Statistics show this community is falling behind on vaccines, even though many people have lost loved ones to the disease. “COVID gave cases based on zip codes,” says Mirabel Dafinone, a first-year medical school student at UNR School of Medicine. She says what else the data showed her group. “And there was a correlation between Latin X Zip Codes and higher cases of COVID. So that was our initial like thought of hum…” she says. Dafinone is a member of UNR’s Medical Social Justice League. A small group of first year medical school students who wanted to make a difference in the Hispanic community.

COVID-19 vaccine clinic for Latinx community at Reno church this weekend

• KRNV News 4

The University of Nevada, Reno Nevada Public Health Training Center’s #COVIDCrew and the Medical Social Justice League (MSJ) are hosting a vaccination clinic for the Latinx community, El Gran Vacunatón, this weekend. The Medical Social Justice League (MSJ), part of the University of Nevada, Reno School of Medicine, is made up of a group of first-year students whose goal is to address the equitable distribution of the COVID-19 vaccine. This synergistic collaboration began in January with #COVIDCrew and, to date, have assisted with over 850 vaccinations in the Latinx community.


Why class of 2021 medical school graduates are poised to become the change agents our health system needs

• Association of American Medical Colleges (AAMC)

Medical professionals must focus on people, not just science and disease. When their education was interrupted, this class of graduates strengthened their skills in understanding people from diverse backgrounds. In Hawaii, medical students staffed a clinic for those experiencing homelessness and conducted surveys on the impact of COVID-19 on their community. In Reno, Nevada, students spent time talking with patients by phone after discharge from the hospital.


Survey asks Nevada families about willingness to get COVID-19 vaccines for kids

• KVVU-TV FOX 5 News Las Vegas

A UNR Med survey is asking parents and teens across the Silver State and would like their honest answers: Will you fall in line for the vaccine for kids? Why or why not? "We are trying to get as much feedback as possible and share with pediatricians," said Dr. Mark Riddle of UNR Med Internal Medicine.


How bystanders can shut down microaggressions

• American Psychological Association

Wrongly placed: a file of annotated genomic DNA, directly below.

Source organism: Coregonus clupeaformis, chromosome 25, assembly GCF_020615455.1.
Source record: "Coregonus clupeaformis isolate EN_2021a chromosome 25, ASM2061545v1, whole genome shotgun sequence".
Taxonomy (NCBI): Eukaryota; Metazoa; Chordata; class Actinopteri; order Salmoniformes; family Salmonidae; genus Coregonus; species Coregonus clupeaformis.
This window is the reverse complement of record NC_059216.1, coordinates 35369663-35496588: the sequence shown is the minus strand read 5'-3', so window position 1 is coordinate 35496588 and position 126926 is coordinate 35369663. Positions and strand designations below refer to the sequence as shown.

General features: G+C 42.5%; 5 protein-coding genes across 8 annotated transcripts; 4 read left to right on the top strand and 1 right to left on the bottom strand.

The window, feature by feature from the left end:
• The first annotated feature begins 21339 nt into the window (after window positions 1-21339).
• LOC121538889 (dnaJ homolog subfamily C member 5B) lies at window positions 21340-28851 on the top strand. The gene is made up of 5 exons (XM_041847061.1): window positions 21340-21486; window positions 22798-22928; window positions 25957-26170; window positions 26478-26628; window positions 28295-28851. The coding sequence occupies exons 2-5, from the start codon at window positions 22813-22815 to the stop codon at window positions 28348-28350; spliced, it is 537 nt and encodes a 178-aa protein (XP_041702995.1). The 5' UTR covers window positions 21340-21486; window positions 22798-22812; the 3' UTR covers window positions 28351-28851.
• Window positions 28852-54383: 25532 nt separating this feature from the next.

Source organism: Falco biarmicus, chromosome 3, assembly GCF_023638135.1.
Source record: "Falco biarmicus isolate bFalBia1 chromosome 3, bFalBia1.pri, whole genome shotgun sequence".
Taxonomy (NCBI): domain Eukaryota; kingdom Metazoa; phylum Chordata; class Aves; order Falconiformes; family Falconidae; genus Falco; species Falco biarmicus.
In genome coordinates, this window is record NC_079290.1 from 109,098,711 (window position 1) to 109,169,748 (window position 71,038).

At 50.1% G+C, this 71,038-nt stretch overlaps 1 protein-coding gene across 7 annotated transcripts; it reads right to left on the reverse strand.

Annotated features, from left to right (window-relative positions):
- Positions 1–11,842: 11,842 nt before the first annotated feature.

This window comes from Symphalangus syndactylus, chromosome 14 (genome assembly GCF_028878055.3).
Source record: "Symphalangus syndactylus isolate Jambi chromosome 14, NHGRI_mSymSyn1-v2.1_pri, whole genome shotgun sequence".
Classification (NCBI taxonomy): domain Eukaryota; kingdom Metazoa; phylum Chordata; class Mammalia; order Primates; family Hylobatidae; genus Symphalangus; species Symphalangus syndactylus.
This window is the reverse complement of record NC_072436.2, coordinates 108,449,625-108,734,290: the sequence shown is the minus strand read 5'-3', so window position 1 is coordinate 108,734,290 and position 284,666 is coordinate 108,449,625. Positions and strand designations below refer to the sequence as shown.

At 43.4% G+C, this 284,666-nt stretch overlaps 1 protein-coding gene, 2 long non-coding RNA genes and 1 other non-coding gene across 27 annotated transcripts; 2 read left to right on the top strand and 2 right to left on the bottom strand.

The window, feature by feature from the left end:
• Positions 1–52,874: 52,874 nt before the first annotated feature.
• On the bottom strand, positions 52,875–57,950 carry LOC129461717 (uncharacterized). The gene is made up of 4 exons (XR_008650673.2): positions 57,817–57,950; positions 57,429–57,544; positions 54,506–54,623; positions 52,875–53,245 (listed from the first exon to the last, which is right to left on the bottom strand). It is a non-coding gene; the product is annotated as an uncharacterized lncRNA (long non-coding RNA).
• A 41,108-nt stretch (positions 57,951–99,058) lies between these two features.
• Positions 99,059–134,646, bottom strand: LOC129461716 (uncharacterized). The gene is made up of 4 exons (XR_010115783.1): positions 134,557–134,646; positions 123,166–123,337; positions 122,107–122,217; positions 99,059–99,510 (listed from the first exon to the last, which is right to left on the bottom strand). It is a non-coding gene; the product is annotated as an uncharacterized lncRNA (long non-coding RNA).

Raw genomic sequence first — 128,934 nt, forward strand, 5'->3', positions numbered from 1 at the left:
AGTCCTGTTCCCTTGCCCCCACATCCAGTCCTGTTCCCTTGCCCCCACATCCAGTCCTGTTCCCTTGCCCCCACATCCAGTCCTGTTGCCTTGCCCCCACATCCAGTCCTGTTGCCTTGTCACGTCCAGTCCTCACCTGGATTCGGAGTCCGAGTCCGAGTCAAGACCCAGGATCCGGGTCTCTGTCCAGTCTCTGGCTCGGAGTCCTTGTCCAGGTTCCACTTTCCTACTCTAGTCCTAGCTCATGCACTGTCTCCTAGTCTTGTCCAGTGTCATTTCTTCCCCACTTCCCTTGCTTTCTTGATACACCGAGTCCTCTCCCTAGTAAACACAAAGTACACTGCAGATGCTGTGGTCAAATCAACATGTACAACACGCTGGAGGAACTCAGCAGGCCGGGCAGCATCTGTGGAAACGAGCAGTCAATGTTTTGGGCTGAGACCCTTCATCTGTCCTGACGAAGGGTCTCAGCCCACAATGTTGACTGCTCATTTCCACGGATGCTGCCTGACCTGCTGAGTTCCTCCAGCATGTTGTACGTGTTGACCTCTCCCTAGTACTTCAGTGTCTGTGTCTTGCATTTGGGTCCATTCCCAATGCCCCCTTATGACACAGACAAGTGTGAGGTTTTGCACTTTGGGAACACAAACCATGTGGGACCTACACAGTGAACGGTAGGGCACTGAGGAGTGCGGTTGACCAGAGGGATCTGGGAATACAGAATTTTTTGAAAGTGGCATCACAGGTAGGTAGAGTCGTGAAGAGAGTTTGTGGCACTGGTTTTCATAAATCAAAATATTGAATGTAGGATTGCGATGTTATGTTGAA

Responding effectively to microaggressions takes practice, and people often don’t speak up because they’re afraid of causing more harm or aren’t sure what to say, said psychologist Nicole Jacobs, PhD, associate dean of diversity and inclusion at the University of Nevada, Reno, School of Medicine.


Anthem Funds Initiative to Address Nevada’s Physician Shortage, Support Nevada’s Diverse Pre-Med Students and Promote Health Equity

• Business Wire

Anthem Blue Cross and Blue Shield Nevada’s Medicaid health plan has committed $75,000 to fund a new University of Nevada, Reno School of Medicine (UNR Med) initiative called See It To Be It. This initiative will connect aspiring physicians from populations that are underrepresented in medicine and from medically underserved communities with medical students and physicians from similar backgrounds. By supporting pre-med students as they navigate the medical school admissions process, the program will support UNR Med and Anthem’s shared commitment to preparing a diverse workforce of physicians. In turn, a more diverse medical workforce will be positioned to deliver more equitable healthcare services to multicultural, multiracial and socioeconomically diverse populations as well as to medically underserved communities.


Path cleared for clinical partnership between UNR Med and Renown

• This is Reno

“We’ve been working on this now for a year,” Schwenk said. “Literally thousands of person-hours of work have gone into this. A lot of financial, legal, organizational, governance work went into the initial drafts of the agreement up front. And then as we’ve kind of come to a final agreement, a lot of work groups have been stood up. I think we’ve got about 15 work groups that address all of the many parts of this relationship from clinical teaching to clinical research to clinical operations to faculty roles to funds flow to integrative governance positions and everything else.”


Jump in vaccinated Nevadans could land ‘knockout blow’ to coronavirus

• Las Vegas Review Journal

Paradoxically, there’s a silver lining in the dominance of troubling variants when disease numbers are declining, said Mark Pandori, director of the Nevada State Public Health Laboratory at the University of Nevada, Reno. “This is good news, because the numbers are actually dropping even when the more biologically infectious variants are circulating,” he said. “It also emphasizes that if vaccinations could go up, we would probably have a knockout blow here; I mean a total victory.” Pandori’s comments came at a state COVID-19 task force meeting following a report that COVID-19 case numbers, the positivity rate and other disease metrics continue to improve across the state.




Nevada Cultural Competency Training Now State Approved

• Policy & Medicine

On April 1, 2021, NRS 449 became law, which established new standards for anti-discrimination in health care in the state of Nevada, requiring implementation, completion, and maintenance of annual cultural competency training for medical facilities, facilities for the dependent, and other facilities. High Sierra Area Health Education Center (AHEC) and Nevada Primary Care Association (NVPCA) worked together to create a comprehensive training for Nevada providers to meet the new standards. This course has been planned and implemented in accordance with the Essential Areas and Policies of the Accreditation Council for Continuing Medical Education through the joint providership of UNR Med and Nevada Primary Care Association. UNR Med is accredited by the ACCME to provide continuing medical education to physicians.


Families react to vaccine endorsement for children ages 12-15

• KOLO Channel 8 News

Dr. Mark Riddle said kids are still at risk of getting COVID. The symptoms are less severe, but they can still be carriers of the virus. “By disrupting transmission in everybody you are lessening the opportunity for that virus to have a mutation,” said Dr. Riddle. Dr. Riddle said children in this group will also face fever-like side effects and soreness in the arm. They may also get hit harder after the second dose, but overall the response is good. “The immune responses were very good and sometimes even better than the adult population,” Dr. Riddle explained.